So now the truth, or a version of it it is out there, Jack now needs to find out who this Jacob is.

Well, he thinks he knows who it is, but he needs some confirmation from his mother about what she apparently has been hiding from him all his life.

Of course, as expected, his mother is being elusive.

In the meantime, I’ve been playing around with the backstory, which, sometimes never finds it’s way into the book. It serves me to get a better understanding of a character, of several, in what some might call a background paper.

I also wonder if this type of scenario plays out in other families, and if they were, or are, referred to as the skeletons in the closet.

We didn’t have any in our family, well, none that I knew about, anyway. I’m sure there were, we just never got to hear about them.

I guess that’s why often members of a family will go searching the genealogical records, and find out if they are related to someone famous. My wife reckons that she is somehow related to Harriet Beecher Stowe, the writer of Uncle Tom’s Cabin. On our side, we had a luddite (who wasn’t really a luddite – long story) transported to Van Dieman’s Land from England.

I know who won that forebear contest!

Today’s effort amounts to 2,438 words, for a total, so far, of 27,923.

More tomorrow.

The A to Z Challenge – I is for “I woke up one day…”


Ever woken up and the first thought that goes through your mind, where the hell am I?

It usually happens when I travel which was quite often, to a place where I haven’t been before, and more often than not, a long way from home.

A hotel room, sometimes they were big, sometimes quite small, opulent, or very basic, a view of snow-capped mountains, or pigeon coops. The result is the same, that first look out the window is nothing like that of out your own.

Like waking up in a different bed, in that different room with that different roof, different walls, paintings, lights, and, when you look sideways, clock.

Often, it took a few extra seconds after waking up, to try and remember all the relevant details. Like where you came from, what airline brought you, which cab you took to the hotel, and which room you were in.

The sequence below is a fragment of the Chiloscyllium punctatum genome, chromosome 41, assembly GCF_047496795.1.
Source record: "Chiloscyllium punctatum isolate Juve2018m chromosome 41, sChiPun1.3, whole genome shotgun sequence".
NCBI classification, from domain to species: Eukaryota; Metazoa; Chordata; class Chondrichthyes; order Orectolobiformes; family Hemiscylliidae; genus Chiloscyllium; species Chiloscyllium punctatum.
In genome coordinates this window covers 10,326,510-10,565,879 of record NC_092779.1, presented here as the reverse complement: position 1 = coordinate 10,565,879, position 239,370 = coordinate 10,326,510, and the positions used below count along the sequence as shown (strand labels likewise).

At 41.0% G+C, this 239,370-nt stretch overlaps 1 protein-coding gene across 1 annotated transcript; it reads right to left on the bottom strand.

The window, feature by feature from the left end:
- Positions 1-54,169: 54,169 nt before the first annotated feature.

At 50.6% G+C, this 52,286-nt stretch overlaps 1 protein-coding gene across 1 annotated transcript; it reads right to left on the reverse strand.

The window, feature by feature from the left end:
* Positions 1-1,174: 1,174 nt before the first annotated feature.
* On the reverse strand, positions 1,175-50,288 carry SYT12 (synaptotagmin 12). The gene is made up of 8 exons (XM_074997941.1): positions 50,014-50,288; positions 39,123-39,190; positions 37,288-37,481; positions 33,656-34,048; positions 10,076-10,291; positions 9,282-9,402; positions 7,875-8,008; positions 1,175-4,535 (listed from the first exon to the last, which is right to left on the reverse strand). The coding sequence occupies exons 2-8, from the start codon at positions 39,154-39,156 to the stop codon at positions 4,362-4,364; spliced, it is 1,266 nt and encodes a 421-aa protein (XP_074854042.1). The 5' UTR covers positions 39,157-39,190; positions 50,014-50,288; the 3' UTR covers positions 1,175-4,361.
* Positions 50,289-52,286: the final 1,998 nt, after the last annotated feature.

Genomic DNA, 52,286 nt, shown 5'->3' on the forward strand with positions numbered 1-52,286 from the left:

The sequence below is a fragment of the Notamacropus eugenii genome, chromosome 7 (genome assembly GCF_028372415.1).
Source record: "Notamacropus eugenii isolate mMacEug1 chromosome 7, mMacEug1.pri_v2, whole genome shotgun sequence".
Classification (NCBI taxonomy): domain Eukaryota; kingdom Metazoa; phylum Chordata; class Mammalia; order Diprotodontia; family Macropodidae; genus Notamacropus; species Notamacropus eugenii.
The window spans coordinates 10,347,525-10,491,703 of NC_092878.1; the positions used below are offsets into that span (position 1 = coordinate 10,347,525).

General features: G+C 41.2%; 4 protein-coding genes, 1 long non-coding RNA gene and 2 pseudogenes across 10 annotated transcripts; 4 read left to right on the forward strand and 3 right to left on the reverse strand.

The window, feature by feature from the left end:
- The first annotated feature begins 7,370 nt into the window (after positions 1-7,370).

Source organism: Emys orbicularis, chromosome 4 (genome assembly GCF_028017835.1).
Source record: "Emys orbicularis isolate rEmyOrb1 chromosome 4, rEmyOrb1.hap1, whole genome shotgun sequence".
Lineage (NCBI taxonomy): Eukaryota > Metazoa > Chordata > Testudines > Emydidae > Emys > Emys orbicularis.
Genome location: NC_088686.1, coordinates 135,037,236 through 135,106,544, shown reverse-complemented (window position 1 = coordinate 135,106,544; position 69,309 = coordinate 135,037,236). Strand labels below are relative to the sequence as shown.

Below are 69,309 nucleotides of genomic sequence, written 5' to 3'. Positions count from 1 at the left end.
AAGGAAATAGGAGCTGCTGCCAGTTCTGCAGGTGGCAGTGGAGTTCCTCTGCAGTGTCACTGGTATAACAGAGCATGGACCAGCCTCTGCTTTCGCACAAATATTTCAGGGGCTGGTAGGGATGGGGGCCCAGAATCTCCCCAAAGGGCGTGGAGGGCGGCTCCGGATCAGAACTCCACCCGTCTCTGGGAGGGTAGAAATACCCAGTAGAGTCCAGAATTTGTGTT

The trouble was, try as they might, hotel rooms were not like most of today’s houses bedrooms.

It was this in mind when I went through the same checklist trying to figure out how it was possible there was a woman in my bed when I couldn’t remember meeting one or bringing one back to the room, simply because I didn’t. I know if I had or hadn’t.

Wouldn’t I?

The other troubling fact was that this time I had agreed to bring my wife along on this junket, just to prove that I was not having an affair, and now she was missing. That woman that was beside me in the bed was not my wife, and I had no idea who she was.

And, as I watched, she rolled over and opened her eyes. In the silence that followed, along with several changes in her expression, perhaps she was making the same assessment of her situation as I had a few minutes before.

The last expression was of surprise, then, “Who are you?”

Not what I was expecting. I was expecting outraged indignation, followed by a threatening call to the police. It could be argued, since all the rooms in the hotel looked the same, that I had intruded in her room, instead of her in mine.

I doubled checked again that this was my room, then said, “I could ask the same question.”